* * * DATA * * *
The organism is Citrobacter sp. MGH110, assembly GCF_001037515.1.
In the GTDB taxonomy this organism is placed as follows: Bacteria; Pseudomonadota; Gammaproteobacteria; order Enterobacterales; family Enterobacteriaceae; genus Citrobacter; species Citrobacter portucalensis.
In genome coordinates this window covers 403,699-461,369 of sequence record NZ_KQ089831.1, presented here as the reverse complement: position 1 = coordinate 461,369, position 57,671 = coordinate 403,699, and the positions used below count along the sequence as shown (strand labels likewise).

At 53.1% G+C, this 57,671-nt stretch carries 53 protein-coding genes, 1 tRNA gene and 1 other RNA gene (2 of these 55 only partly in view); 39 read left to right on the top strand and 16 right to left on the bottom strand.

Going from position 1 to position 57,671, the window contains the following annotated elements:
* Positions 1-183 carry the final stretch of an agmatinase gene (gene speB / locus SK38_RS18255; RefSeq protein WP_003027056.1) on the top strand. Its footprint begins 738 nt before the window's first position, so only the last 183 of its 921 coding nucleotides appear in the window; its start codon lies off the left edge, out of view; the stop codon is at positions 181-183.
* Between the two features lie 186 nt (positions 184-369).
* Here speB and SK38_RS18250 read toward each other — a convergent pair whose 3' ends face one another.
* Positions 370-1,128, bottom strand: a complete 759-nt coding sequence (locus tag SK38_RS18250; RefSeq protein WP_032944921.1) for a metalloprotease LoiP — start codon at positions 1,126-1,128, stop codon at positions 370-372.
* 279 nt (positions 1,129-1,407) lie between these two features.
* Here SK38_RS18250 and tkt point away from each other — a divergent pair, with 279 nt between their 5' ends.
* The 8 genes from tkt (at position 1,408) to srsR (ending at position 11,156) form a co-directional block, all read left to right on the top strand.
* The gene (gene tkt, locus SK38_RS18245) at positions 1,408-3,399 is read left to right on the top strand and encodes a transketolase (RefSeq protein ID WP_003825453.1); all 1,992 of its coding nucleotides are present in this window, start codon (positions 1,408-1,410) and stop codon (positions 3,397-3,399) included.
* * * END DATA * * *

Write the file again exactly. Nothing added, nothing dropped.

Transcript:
The organism is Citrobacter sp. MGH110, assembly GCF_001037515.1.
In the GTDB taxonomy this organism is placed as follows: Bacteria; Pseudomonadota; Gammaproteobacteria; order Enterobacterales; family Enterobacteriaceae; genus Citrobacter; species Citrobacter portucalensis.
In genome coordinates this window covers 403,699-461,369 of sequence record NZ_KQ089831.1, presented here as the reverse complement: position 1 = coordinate 461,369, position 57,671 = coordinate 403,699, and the positions used below count along the sequence as shown (strand labels likewise).

At 53.1% G+C, this 57,671-nt stretch carries 53 protein-coding genes, 1 tRNA gene and 1 other RNA gene (2 of these 55 only partly in view); 39 read left to right on the top strand and 16 right to left on the bottom strand.

Going from position 1 to position 57,671, the window contains the following annotated elements:
* Positions 1-183 carry the final stretch of an agmatinase gene (gene speB / locus SK38_RS18255; RefSeq protein WP_003027056.1) on the top strand. Its footprint begins 738 nt before the window's first position, so only the last 183 of its 921 coding nucleotides appear in the window; its start codon lies off the left edge, out of view; the stop codon is at positions 181-183.
* Between the two features lie 186 nt (positions 184-369).
* Here speB and SK38_RS18250 read toward each other — a convergent pair whose 3' ends face one another.
* Positions 370-1,128, bottom strand: a complete 759-nt coding sequence (locus tag SK38_RS18250; RefSeq protein WP_032944921.1) for a metalloprotease LoiP — start codon at positions 1,126-1,128, stop codon at positions 370-372.
* 279 nt (positions 1,129-1,407) lie between these two features.
* Here SK38_RS18250 and tkt point away from each other — a divergent pair, with 279 nt between their 5' ends.
* The 8 genes from tkt (at position 1,408) to srsR (ending at position 11,156) form a co-directional block, all read left to right on the top strand.
* The gene (gene tkt, locus SK38_RS18245) at positions 1,408-3,399 is read left to right on the top strand and encodes a transketolase (RefSeq protein ID WP_003825453.1); all 1,992 of its coding nucleotides are present in this window, start codon (positions 1,408-1,410) and stop codon (positions 3,397-3,399) included.